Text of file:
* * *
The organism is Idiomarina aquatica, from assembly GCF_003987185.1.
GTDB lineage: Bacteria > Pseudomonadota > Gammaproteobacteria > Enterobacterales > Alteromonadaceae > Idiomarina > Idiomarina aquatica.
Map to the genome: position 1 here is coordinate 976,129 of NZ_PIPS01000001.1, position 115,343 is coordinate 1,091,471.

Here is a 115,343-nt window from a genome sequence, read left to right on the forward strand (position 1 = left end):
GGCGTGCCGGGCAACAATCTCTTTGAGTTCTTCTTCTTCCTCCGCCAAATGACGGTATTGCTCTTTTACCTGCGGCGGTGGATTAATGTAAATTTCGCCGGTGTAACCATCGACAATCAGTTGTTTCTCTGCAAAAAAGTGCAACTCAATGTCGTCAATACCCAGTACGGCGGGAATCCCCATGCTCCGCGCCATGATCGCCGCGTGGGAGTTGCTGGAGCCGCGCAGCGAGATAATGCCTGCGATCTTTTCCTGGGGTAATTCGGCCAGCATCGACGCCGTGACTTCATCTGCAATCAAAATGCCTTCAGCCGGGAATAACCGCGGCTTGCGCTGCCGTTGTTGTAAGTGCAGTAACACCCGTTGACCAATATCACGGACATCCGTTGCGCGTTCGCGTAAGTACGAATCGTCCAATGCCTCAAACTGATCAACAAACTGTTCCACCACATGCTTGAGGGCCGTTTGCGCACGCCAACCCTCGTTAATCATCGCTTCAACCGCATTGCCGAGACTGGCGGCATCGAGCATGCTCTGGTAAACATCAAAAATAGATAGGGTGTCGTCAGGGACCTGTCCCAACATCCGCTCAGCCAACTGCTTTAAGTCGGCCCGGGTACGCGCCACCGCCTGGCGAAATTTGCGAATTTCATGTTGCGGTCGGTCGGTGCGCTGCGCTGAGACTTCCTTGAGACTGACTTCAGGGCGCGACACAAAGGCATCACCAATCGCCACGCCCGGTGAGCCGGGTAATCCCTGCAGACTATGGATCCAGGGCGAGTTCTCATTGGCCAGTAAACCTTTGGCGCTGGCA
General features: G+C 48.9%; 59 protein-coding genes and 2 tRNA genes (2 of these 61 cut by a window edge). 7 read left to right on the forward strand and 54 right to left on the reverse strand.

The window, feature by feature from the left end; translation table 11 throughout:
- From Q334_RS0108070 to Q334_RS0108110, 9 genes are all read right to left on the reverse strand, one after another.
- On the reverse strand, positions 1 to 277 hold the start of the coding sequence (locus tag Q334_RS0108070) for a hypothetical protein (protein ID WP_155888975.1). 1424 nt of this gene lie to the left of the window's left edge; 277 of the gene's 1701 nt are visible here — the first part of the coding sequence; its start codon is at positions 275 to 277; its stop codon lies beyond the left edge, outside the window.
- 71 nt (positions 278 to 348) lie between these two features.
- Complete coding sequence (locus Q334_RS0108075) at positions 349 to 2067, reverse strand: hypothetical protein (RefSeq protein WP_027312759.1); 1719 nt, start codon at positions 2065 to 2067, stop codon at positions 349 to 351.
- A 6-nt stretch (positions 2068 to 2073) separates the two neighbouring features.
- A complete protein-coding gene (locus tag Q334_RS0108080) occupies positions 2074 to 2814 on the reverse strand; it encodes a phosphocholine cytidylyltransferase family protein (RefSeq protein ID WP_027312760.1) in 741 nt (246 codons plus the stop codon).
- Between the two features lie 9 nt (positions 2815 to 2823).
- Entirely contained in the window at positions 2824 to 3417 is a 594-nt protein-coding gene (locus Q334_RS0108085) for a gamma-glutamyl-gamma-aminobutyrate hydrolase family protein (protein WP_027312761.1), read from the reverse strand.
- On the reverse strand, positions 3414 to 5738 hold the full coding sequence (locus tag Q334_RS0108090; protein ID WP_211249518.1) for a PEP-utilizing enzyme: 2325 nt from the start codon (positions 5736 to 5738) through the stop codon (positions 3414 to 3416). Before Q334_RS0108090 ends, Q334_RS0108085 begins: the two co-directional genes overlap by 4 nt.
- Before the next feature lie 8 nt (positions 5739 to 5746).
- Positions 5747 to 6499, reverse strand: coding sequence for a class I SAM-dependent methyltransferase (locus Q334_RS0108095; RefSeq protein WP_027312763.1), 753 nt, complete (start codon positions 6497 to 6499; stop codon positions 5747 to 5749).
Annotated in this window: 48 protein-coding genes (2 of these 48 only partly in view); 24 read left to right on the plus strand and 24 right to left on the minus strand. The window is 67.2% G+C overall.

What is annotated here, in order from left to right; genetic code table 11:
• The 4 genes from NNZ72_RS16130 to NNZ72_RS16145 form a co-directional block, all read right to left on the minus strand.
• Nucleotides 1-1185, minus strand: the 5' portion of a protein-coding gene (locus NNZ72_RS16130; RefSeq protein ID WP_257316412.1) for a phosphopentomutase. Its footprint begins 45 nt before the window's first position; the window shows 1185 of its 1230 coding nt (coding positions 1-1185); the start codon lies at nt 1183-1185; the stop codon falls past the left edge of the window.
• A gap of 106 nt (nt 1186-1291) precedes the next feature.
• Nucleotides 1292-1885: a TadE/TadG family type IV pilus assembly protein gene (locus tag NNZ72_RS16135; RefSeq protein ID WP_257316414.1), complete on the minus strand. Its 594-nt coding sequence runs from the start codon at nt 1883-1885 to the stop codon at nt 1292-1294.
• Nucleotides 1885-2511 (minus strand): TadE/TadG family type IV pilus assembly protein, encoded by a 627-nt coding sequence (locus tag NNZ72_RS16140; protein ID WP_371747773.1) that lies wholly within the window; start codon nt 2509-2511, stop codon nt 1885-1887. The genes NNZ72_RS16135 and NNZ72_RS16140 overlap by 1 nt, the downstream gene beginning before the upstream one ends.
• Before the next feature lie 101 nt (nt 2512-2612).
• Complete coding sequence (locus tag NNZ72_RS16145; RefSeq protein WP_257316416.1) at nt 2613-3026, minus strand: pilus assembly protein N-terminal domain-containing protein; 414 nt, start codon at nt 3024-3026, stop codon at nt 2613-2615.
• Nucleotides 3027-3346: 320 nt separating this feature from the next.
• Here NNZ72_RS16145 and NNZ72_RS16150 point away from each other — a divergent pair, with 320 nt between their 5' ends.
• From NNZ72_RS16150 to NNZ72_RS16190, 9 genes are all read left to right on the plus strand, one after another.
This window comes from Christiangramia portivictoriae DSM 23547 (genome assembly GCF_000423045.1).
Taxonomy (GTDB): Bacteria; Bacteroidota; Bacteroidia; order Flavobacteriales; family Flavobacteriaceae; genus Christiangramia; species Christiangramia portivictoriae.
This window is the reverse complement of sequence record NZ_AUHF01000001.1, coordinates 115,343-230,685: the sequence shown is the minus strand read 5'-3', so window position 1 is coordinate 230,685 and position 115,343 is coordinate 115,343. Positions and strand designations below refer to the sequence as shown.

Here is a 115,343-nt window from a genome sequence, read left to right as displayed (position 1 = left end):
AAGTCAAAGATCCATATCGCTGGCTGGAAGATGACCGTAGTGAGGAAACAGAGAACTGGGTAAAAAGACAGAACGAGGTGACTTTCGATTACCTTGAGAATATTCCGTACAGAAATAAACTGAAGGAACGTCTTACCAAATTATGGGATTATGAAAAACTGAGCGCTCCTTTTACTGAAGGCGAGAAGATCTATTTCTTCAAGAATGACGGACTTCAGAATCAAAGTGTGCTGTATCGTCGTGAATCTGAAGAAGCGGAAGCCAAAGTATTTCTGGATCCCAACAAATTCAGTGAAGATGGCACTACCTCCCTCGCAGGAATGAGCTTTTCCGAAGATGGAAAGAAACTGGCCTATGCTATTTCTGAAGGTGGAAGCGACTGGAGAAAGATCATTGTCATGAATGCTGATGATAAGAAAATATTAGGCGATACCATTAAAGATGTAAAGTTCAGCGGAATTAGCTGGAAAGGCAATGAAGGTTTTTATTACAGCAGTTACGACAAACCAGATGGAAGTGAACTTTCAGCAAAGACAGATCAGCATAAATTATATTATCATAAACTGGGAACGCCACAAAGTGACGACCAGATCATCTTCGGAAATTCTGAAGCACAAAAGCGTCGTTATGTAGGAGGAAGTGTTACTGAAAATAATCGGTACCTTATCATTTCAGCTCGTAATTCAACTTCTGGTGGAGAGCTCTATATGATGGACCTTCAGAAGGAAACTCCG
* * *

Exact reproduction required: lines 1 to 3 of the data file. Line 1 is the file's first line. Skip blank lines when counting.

The organism is Idiomarina aquatica, from assembly GCF_003987185.1.
GTDB lineage: Bacteria > Pseudomonadota > Gammaproteobacteria > Enterobacterales > Alteromonadaceae > Idiomarina > Idiomarina aquatica.
Map to the genome: position 1 here is coordinate 976,129 of NZ_PIPS01000001.1, position 115,343 is coordinate 1,091,471.